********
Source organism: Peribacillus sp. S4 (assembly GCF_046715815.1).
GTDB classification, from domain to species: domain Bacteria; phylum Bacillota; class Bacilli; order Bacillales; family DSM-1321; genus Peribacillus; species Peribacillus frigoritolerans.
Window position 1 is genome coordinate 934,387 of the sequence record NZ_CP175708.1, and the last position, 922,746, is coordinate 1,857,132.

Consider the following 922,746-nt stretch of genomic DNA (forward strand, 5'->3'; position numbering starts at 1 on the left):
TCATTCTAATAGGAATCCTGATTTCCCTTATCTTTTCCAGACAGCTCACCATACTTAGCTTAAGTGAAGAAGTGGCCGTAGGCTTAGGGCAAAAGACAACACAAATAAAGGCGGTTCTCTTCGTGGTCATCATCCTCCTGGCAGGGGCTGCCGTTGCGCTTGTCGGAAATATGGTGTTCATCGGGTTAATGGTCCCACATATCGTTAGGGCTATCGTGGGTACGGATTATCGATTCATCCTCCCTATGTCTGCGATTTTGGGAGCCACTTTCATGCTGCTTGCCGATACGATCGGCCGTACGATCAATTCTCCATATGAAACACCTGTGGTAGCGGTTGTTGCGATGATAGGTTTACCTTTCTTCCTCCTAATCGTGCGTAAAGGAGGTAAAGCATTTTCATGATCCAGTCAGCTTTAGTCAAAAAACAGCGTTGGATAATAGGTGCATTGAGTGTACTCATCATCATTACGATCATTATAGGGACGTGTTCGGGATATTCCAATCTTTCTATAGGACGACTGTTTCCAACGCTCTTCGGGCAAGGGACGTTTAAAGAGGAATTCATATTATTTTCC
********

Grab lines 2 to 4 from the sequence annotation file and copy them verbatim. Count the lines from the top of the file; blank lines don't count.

GTDB classification, from domain to species: domain Bacteria; phylum Bacillota; class Bacilli; order Bacillales; family DSM-1321; genus Peribacillus; species Peribacillus frigoritolerans.
Window position 1 is genome coordinate 934,387 of the sequence record NZ_CP175708.1, and the last position, 922,746, is coordinate 1,857,132.

Consider the following 922,746-nt stretch of genomic DNA (forward strand, 5'->3'; position numbering starts at 1 on the left):